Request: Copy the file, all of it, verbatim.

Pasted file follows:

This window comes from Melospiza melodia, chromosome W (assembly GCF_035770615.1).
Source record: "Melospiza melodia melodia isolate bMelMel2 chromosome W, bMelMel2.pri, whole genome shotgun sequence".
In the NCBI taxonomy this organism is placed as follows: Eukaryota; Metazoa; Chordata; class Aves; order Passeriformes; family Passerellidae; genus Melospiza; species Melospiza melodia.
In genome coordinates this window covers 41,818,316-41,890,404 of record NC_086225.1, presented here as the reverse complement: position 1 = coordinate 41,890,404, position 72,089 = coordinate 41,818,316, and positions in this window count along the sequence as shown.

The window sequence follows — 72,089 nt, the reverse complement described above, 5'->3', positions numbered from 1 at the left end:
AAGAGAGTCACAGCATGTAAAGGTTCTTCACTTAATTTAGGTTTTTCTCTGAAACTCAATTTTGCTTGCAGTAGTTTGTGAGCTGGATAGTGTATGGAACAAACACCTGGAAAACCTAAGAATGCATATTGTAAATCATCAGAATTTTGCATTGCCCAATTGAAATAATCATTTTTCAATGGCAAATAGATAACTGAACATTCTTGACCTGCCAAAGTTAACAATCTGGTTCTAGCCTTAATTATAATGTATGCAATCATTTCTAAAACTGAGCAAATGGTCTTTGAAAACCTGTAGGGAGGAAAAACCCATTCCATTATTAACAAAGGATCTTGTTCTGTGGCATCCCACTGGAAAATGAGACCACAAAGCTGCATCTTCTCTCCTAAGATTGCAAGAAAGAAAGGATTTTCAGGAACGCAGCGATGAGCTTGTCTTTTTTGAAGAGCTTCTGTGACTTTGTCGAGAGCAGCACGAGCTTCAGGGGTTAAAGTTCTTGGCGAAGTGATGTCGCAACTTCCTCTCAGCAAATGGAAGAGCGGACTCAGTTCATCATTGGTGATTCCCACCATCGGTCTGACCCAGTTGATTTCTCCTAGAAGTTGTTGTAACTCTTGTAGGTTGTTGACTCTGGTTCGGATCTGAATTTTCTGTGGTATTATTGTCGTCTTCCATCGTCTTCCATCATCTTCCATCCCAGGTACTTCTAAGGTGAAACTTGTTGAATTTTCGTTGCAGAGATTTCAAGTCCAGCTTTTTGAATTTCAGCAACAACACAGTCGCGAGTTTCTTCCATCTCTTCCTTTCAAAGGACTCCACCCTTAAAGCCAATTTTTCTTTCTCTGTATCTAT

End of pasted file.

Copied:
This window comes from Melospiza melodia, chromosome W (assembly GCF_035770615.1).
Source record: "Melospiza melodia melodia isolate bMelMel2 chromosome W, bMelMel2.pri, whole genome shotgun sequence".
In the NCBI taxonomy this organism is placed as follows: Eukaryota; Metazoa; Chordata; class Aves; order Passeriformes; family Passerellidae; genus Melospiza; species Melospiza melodia.
In genome coordinates this window covers 41,818,316-41,890,404 of record NC_086225.1, presented here as the reverse complement: position 1 = coordinate 41,890,404, position 72,089 = coordinate 41,818,316, and positions in this window count along the sequence as shown.

The window sequence follows — 72,089 nt, the reverse complement described above, 5'->3', positions numbered from 1 at the left end:
AAGAGAGTCACAGCATGTAAAGGTTCTTCACTTAATTTAGGTTTTTCTCTGAAACTCAATTTTGCTTGCAGTAGTTTGTGAGCTGGATAGTGTATGGAACAAACACCTGGAAAACCTAAGAATGCATATTGTAAATCATCAGAATTTTGCATTGCCCAATTGAAATAATCATTTTTCAATGGCAAATAGATAACTGAACATTCTTGACCTGCCAAAGTTAACAATCTGGTTCTAGCCTTAATTATAATGTATGCAATCATTTCTAAAACTGAGCAAATGGTCTTTGAAAACCTGTAGGGAGGAAAAACCCATTCCATTATTAACAAAGGATCTTGTTCTGTGGCATCCCACTGGAAAATGAGACCACAAAGCTGCATCTTCTCTCCTAAGATTGCAAGAAAGAAAGGATTTTCAGGAACGCAGCGATGAGCTTGTCTTTTTTGAAGAGCTTCTGTGACTTTGTCGAGAGCAGCACGAGCTTCAGGGGTTAAAGTTCTTGGCGAAGTGATGTCGCAACTTCCTCTCAGCAAATGGAAGAGCGGACTCAGTTCATCATTGGTGATTCCCACCATCGGTCTGACCCAGTTGATTTCTCCTAGAAGTTGTTGTAACTCTTGTAGGTTGTTGACTCTGGTTCGGATCTGAATTTTCTGTGGTATTATTGTCGTCTTCCATCGTCTTCCATCATCTTCCATCCCAGGTACTTCTAAGGTGAAACTTGTTGAATTTTCGTTGCAGAGATTTCAAGTCCAGCTTTTTGAATTTCAGCAACAACACAGTCGCGAGTTTCTTCCATCTCTTCCTTTCAAAGGACTCCACCCTTAAAGCCAATTTTTCTTTCTCTGTATCTAT